And if we understand that people are probably the easiest way in, a lot of the time, what we have to be able to recognise is when someone is behaving strangely or has done something wrong – and that means a culture of acceptance and of understanding and of education. So, we need to know those people, that work for all of us, have to feel confident that they can come to you and say, I think I clicked on a link that might be malicious. I think I forwarded money to someone that might not be the finance director or the CEO. I feel that – I’ve been talking to someone on social media and now I’m not sure whether they’re genuine. So, know your people well enough so that they feel they can come to you and not get into trouble for falling for a con by professional con artists.
And if you can put those things in place, we know when someone’s worried, we know when someone is scared or when someone has made a mistake, then we can help prevent it. Because what criminals are relying on, a lot of the time, is isolating their target within a business and making their target too scared to really ask for help and to tell people this might be an issue.
And that’s something that is not easy, because it requires – especially in a huge company, that means line manager level, you know, your level, knowing the people, knowing your team, looking if someone is stressed, helping someone if they’ve got issues outside the workplace, and also knowing if their behaviour is different online and in-person as well, you know, is there a break in the pattern? Are they downloading files, are they being blackmailed into helping someone from the outside?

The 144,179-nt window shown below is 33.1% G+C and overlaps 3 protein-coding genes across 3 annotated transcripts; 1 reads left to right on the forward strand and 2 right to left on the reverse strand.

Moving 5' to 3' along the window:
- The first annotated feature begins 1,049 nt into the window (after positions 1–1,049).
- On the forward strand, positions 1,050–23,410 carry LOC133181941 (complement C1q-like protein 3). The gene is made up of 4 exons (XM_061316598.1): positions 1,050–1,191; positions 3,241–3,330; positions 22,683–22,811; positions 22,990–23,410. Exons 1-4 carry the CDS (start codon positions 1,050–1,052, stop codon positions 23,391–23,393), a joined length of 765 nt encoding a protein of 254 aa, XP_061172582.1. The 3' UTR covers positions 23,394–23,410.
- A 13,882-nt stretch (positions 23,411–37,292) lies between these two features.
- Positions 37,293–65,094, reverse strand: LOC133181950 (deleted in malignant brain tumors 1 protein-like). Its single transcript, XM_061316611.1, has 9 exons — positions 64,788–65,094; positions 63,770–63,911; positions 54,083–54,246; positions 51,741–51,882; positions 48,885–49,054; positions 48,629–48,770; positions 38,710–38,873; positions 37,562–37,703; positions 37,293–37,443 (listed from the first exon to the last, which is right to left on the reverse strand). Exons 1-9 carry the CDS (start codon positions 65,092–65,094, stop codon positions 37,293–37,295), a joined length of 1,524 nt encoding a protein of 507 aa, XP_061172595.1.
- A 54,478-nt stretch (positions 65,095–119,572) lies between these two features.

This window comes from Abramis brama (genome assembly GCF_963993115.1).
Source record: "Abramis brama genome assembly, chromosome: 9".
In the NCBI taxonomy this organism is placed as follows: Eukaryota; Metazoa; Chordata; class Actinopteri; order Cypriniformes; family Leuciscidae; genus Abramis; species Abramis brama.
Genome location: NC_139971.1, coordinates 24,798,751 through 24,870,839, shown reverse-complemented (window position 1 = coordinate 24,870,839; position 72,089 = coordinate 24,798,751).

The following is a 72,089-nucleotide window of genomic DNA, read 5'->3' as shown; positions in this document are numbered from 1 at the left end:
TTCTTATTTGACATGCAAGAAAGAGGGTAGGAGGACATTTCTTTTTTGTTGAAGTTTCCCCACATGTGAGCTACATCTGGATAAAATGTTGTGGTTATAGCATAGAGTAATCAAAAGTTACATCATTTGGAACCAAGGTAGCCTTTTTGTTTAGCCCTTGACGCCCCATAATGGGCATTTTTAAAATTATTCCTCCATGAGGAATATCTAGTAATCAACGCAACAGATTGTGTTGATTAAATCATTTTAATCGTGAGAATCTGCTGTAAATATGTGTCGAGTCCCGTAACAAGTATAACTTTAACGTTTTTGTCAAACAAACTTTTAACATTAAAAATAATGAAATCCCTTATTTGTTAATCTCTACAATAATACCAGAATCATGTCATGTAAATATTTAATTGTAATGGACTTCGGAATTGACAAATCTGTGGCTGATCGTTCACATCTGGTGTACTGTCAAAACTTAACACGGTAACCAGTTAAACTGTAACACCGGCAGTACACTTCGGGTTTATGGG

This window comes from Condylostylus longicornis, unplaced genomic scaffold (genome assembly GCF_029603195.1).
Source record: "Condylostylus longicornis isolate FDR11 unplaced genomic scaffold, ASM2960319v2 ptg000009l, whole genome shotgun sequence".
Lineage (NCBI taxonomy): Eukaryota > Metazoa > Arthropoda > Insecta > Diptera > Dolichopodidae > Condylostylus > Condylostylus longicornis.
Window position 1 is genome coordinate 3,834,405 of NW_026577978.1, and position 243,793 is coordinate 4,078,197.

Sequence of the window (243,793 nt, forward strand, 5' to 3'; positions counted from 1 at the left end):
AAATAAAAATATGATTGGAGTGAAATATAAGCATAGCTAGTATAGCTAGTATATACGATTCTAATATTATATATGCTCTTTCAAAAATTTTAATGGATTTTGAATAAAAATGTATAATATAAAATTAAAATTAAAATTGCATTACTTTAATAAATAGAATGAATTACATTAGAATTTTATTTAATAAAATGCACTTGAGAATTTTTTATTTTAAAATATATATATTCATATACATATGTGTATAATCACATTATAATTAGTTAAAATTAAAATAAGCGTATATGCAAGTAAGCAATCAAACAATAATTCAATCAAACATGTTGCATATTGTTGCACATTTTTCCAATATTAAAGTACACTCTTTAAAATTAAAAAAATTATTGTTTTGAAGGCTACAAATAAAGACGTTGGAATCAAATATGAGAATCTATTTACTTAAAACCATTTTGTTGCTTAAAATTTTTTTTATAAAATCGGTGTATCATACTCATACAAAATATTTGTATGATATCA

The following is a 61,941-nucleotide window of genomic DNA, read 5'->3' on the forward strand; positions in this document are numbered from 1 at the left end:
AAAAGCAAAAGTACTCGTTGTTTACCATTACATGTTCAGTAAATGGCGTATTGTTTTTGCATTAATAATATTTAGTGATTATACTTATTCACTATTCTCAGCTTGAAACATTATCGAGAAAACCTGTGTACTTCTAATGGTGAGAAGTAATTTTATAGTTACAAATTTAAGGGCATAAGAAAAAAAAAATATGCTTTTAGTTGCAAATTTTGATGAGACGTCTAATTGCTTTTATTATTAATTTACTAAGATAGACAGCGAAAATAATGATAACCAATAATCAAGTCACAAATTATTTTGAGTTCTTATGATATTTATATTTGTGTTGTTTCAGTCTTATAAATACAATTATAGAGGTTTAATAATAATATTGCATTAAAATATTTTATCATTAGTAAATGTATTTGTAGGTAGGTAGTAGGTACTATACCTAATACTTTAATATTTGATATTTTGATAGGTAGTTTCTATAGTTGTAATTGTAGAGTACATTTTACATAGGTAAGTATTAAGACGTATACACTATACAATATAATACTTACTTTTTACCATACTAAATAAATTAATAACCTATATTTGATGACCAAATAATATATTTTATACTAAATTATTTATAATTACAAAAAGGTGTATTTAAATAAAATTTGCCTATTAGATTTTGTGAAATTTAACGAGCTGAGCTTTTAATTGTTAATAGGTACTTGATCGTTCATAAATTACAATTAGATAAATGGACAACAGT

And to do that’s not easy. It requires time and focus and a genuine interest in your people, but it doesn’t require necessarily lots of money. And I think that’s the thing. I would say, do not think you can throw money at the problem, and it be fixed. Get good technical products, good technical services. Make sure that you have the best technology that you can afford to protect your business, but at the same time, work in harmony with your people so that they are the eyes and ears for your organisation and for their security.
Oscar: Yes, I couldn’t agree more. It’s a really very good reflection and thanks a lot, Jenny, for telling us your stories. Educating us a lot about social engineering and getting protected. Please tell us, how people would like to know more about yourself on the net, how they can find you.
Jenny: It’s been such a pleasure chatting to you Oscar. If people want to find out more about me, I’m known as the People Hacker online and that’s Jenny Radcliffe. You can find me mostly on LinkedIn and Twitter and Instagram and my website’s humanfactorsecurity.co.uk and as you say the books out in February 2023, and it’s called People Hacker and you should be able to find it at most, at this point, in Europe. So, the EMEA countries; Europe, Middle East and Africa. The distribution’s a little bit weird, but you can definitely get it in the UK and then soon to be the US and further afield. So, if you keep an eye on my post, you’ll definitely see me shout about that.
Oscar: Excellent. Definitely will read your book. Fantastic.
Jenny: Thank you, Oscar.
Oscar: Again, Jenny. It was a pleasure talking with you and all the best.
Jenny: Thank you, Oscar. Goodbye.
Thanks for listening to this episode of Let’s Talk About Digital Identity produced by Ubisecure. Stay up to date with episode at ubisecure.com/podcast or join us on Twitter @ubisecure and use the #LTADI. Until next time.
About The Author: Chloe Hartup
More posts by Chloe Hartup